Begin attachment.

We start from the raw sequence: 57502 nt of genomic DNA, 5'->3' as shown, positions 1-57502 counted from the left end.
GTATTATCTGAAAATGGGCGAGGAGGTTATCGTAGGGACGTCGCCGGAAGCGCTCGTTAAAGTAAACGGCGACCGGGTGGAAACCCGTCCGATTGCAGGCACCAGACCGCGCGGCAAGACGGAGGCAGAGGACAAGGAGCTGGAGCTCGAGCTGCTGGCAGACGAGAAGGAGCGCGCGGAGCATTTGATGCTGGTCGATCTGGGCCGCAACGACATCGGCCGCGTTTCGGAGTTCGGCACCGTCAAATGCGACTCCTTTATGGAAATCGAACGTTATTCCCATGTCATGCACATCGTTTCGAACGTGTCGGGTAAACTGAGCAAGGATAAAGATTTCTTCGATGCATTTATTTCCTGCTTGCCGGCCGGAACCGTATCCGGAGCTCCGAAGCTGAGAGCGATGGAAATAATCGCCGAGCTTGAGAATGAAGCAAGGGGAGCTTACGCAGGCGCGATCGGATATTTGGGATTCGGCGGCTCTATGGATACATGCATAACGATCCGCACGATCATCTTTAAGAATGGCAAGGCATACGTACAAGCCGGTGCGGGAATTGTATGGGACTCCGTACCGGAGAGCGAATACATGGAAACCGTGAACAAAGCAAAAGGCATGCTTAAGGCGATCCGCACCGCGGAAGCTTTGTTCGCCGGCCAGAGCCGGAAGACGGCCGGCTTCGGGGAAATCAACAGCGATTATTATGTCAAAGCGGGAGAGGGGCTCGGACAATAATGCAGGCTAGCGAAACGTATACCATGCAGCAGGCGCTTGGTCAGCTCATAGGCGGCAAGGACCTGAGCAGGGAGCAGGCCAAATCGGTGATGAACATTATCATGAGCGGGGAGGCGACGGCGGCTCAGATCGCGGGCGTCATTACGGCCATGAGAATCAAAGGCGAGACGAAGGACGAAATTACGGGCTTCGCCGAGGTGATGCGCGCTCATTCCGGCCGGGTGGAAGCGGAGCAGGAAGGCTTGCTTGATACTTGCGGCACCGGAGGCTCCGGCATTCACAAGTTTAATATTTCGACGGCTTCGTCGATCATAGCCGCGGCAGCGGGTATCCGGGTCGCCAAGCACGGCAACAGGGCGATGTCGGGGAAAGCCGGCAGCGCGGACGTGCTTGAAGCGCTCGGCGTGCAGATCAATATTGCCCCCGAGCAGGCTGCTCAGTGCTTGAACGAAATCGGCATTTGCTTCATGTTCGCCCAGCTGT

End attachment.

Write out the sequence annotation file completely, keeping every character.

We start from the raw sequence: 57502 nt of genomic DNA, 5'->3' as shown, positions 1-57502 counted from the left end.
GTATTATCTGAAAATGGGCGAGGAGGTTATCGTAGGGACGTCGCCGGAAGCGCTCGTTAAAGTAAACGGCGACCGGGTGGAAACCCGTCCGATTGCAGGCACCAGACCGCGCGGCAAGACGGAGGCAGAGGACAAGGAGCTGGAGCTCGAGCTGCTGGCAGACGAGAAGGAGCGCGCGGAGCATTTGATGCTGGTCGATCTGGGCCGCAACGACATCGGCCGCGTTTCGGAGTTCGGCACCGTCAAATGCGACTCCTTTATGGAAATCGAACGTTATTCCCATGTCATGCACATCGTTTCGAACGTGTCGGGTAAACTGAGCAAGGATAAAGATTTCTTCGATGCATTTATTTCCTGCTTGCCGGCCGGAACCGTATCCGGAGCTCCGAAGCTGAGAGCGATGGAAATAATCGCCGAGCTTGAGAATGAAGCAAGGGGAGCTTACGCAGGCGCGATCGGATATTTGGGATTCGGCGGCTCTATGGATACATGCATAACGATCCGCACGATCATCTTTAAGAATGGCAAGGCATACGTACAAGCCGGTGCGGGAATTGTATGGGACTCCGTACCGGAGAGCGAATACATGGAAACCGTGAACAAAGCAAAAGGCATGCTTAAGGCGATCCGCACCGCGGAAGCTTTGTTCGCCGGCCAGAGCCGGAAGACGGCCGGCTTCGGGGAAATCAACAGCGATTATTATGTCAAAGCGGGAGAGGGGCTCGGACAATAATGCAGGCTAGCGAAACGTATACCATGCAGCAGGCGCTTGGTCAGCTCATAGGCGGCAAGGACCTGAGCAGGGAGCAGGCCAAATCGGTGATGAACATTATCATGAGCGGGGAGGCGACGGCGGCTCAGATCGCGGGCGTCATTACGGCCATGAGAATCAAAGGCGAGACGAAGGACGAAATTACGGGCTTCGCCGAGGTGATGCGCGCTCATTCCGGCCGGGTGGAAGCGGAGCAGGAAGGCTTGCTTGATACTTGCGGCACCGGAGGCTCCGGCATTCACAAGTTTAATATTTCGACGGCTTCGTCGATCATAGCCGCGGCAGCGGGTATCCGGGTCGCCAAGCACGGCAACAGGGCGATGTCGGGGAAAGCCGGCAGCGCGGACGTGCTTGAAGCGCTCGGCGTGCAGATCAATATTGCCCCCGAGCAGGCTGCTCAGTGCTTGAACGAAATCGGCATTTGCTTCATGTTCGCCCAGCTGT